Introduction: Scalable Router Sled and Thicknessing Jig
A common way to surface large rough boards is with a router sled. This allows the router to pass across the board and remove an equal amount of material. A thickness planer will also do this but the maximum width of board that can be passed through a typical planner is 12 to 13 inches. The larger industrial planners are much more expensive and require much more space. Also short pieces cannot be planned easily because they get stuck between the feed rollers in the planer. I wanted to plane small pieces that cannot fit in my planer. Some of the cutoffs are between 4 and 10 inches long by 3 to 6 inches wide. I've tried using double sided tape to hold the pieces down to a longer board but sometimes they would come loose and get chewed up in the machine. I tried using carpet tape but I couldn't get the pieces off easily without breaking them.
This jig can be scaled for large table tops (if more vacuum hold-downs are used and a larger router is used) or used for planning small pieces that are too short for the planer. The jig utilizes a vacuum hold-down with a built-in venturi to create suction from compressed air.
If you are new to using a router or have never used one before I suggest enrolling in the woodworking class where you will learn basic woodworking practices as well as using a hand router.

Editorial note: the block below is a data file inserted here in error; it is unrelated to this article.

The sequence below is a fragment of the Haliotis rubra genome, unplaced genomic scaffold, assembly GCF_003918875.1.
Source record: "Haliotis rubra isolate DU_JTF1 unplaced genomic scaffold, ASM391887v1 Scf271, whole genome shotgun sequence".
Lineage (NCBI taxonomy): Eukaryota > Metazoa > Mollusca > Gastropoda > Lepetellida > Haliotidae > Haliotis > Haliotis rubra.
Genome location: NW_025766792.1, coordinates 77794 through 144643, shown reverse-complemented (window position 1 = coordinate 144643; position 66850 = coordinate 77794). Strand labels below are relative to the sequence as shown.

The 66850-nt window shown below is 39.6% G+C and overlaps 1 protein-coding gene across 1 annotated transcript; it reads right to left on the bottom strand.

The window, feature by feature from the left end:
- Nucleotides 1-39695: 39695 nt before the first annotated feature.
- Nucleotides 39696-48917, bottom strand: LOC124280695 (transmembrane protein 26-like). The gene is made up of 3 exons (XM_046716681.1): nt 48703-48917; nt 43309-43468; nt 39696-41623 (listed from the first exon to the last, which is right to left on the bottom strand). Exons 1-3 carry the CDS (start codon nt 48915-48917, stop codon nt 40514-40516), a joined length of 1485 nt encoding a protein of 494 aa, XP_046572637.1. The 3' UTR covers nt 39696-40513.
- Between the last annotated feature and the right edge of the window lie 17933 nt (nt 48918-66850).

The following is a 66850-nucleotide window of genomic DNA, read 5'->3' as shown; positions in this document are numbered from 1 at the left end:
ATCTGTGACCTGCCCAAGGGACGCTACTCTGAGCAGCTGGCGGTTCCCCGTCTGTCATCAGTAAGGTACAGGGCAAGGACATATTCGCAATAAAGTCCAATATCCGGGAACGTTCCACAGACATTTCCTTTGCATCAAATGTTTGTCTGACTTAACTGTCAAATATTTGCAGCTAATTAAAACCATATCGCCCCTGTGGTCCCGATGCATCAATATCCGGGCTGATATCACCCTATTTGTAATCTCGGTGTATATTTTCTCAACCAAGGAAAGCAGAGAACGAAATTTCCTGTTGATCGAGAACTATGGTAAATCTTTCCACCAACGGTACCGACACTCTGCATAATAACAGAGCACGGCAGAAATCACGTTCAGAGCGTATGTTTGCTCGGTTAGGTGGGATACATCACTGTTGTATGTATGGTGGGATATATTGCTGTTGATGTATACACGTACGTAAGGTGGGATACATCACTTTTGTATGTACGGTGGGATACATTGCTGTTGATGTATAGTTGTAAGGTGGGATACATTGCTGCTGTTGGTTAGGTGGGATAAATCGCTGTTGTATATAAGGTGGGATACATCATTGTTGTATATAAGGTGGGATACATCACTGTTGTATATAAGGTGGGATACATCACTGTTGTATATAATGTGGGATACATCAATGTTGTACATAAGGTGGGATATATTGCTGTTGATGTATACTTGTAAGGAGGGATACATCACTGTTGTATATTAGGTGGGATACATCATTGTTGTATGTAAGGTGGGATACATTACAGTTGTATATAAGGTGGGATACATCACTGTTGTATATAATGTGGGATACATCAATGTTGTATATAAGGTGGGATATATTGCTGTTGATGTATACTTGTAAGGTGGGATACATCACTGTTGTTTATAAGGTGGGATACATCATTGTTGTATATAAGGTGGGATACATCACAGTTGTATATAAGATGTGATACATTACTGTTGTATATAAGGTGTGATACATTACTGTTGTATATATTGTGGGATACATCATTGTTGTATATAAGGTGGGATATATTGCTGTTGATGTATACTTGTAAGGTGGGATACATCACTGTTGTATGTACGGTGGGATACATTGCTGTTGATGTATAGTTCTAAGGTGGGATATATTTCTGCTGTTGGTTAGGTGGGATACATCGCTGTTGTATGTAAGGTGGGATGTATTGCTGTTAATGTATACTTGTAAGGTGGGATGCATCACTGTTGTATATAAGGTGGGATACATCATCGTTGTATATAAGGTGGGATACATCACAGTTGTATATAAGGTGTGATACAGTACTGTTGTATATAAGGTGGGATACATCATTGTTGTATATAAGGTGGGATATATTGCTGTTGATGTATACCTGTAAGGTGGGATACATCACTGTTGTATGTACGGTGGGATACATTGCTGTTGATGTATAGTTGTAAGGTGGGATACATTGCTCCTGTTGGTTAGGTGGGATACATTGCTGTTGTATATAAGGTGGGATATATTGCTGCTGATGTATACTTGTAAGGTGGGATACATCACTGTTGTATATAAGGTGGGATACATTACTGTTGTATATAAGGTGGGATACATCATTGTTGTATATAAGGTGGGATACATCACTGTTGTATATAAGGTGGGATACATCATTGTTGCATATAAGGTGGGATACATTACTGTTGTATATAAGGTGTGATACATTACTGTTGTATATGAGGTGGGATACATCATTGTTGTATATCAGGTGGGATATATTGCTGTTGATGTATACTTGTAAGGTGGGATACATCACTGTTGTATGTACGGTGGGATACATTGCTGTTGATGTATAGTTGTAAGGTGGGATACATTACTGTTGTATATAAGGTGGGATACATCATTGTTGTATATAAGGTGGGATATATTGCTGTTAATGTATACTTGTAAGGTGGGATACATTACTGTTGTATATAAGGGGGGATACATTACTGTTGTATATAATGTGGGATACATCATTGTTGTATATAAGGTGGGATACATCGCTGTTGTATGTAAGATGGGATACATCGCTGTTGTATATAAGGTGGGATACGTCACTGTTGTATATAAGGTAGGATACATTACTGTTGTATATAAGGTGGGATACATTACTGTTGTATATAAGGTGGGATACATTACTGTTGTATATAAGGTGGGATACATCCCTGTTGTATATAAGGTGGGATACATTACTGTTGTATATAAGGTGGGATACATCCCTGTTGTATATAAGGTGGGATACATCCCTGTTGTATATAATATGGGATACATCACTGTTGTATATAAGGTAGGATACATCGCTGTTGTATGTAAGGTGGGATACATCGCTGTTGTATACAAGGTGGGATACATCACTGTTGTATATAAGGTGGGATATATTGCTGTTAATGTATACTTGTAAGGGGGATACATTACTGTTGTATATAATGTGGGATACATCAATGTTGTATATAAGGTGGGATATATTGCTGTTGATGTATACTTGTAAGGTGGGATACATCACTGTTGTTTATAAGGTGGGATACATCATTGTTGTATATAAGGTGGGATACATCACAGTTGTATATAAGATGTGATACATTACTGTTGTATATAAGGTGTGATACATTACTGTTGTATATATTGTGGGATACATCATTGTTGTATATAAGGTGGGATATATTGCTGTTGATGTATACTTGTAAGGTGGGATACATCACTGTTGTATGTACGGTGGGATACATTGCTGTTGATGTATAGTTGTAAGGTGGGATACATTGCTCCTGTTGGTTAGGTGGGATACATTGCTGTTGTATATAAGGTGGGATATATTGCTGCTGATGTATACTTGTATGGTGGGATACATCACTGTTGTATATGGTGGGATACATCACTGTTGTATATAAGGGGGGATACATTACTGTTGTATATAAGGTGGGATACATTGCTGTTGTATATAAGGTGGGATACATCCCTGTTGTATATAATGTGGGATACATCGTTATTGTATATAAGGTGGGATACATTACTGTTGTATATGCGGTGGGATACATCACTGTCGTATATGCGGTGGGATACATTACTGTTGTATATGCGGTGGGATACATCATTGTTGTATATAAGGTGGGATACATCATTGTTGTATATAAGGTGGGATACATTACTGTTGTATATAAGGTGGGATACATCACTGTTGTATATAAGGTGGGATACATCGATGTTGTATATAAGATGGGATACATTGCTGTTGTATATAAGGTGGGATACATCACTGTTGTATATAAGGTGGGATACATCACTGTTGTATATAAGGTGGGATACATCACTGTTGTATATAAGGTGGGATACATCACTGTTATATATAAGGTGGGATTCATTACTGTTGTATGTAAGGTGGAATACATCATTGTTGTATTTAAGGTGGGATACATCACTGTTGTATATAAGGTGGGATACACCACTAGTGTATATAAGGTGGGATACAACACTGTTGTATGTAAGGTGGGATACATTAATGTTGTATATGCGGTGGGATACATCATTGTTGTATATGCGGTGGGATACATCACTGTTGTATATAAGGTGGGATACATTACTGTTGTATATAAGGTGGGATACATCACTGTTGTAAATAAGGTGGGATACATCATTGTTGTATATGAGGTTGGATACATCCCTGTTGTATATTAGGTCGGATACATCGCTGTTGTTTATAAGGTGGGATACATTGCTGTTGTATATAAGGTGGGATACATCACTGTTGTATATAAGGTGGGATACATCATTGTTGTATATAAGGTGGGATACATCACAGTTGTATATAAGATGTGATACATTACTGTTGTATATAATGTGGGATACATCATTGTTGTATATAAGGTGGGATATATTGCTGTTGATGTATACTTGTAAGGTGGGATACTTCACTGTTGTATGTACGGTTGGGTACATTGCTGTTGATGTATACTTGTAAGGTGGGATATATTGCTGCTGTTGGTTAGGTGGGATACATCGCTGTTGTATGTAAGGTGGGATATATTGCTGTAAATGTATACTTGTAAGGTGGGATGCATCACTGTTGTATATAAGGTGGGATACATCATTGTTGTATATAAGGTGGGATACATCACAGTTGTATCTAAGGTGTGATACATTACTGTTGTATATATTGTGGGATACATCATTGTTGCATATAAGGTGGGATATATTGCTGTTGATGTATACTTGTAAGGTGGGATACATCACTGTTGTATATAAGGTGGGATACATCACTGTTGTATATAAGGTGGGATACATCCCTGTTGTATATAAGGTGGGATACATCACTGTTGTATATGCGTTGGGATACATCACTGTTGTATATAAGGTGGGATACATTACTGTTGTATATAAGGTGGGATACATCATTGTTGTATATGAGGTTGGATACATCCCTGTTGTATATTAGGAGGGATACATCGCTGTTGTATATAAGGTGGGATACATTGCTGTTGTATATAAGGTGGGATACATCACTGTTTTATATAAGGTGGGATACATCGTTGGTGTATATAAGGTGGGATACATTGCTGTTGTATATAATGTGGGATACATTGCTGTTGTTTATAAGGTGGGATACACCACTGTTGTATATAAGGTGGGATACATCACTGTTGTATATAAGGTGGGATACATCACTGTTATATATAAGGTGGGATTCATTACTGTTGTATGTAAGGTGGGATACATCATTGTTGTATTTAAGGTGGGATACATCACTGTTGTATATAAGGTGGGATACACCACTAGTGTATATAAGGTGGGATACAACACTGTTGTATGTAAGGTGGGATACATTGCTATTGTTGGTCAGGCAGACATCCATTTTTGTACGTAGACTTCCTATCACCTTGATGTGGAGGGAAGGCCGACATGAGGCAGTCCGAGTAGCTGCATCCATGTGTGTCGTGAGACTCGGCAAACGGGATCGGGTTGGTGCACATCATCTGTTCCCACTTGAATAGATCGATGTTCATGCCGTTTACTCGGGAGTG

Surfacing Router Bit
3/4" plywood for the base and sides.
1/2" Plywood for the router base plate and stops
#8 x 1 1/2" wood screws
#8 x 5/8" wood screws
1/4" NPT Quick connect airline fitting
1/4" NPT Ball valve
Step 1: Choose Your Router Trimmer and Bit
I'm using a 1 Horse power Bosch Colt and a 1" Diameter surfacing bit. The height of your jig depends on the length of your router bit and the thickness of boards you would like to plane. I'm trying to bring the pieces of wood down to an 1/8". This will require me to make a very shallow jig. If you are hoping to surface thicker pieces a taller jig will likely be better.
Step 2: Remove the Base Plate of the Router
Use this as a template to locate your holes and draw where the bolts are going to go.
Step 3: Locate the Centre of the Baseplate
I cut a piece of 1/2" scrap particleboard the same width of the base plate by 3 times the width of the vacuum pod. 4" x 16". I then layed out the center of the wood with 2 diagonal lines from corner to corner of the piece of wood. Then I set the base plate in the center of the wood and traced it out.
Step 4: Drill Holes for Mounting the Router
Drill a large hole in the centre of where the router base plate is going to go. Make sure the router bit will pass through the hole without any obstruction. I used a 1 3/4" Hole saw which was plenty big. Next drill the holes where the bolts are going to go. I used a 1/2" forstner bit for the bolt head and a 3/16" drill bit for the shank of the bolt to pass through.
Step 5: Bolt the Router to the New Plywood Base Plate
The original bolts were too short to attach the plywood so I found longer bolts with the same thread. These bolts should be recessed to prevent scraping on the jig.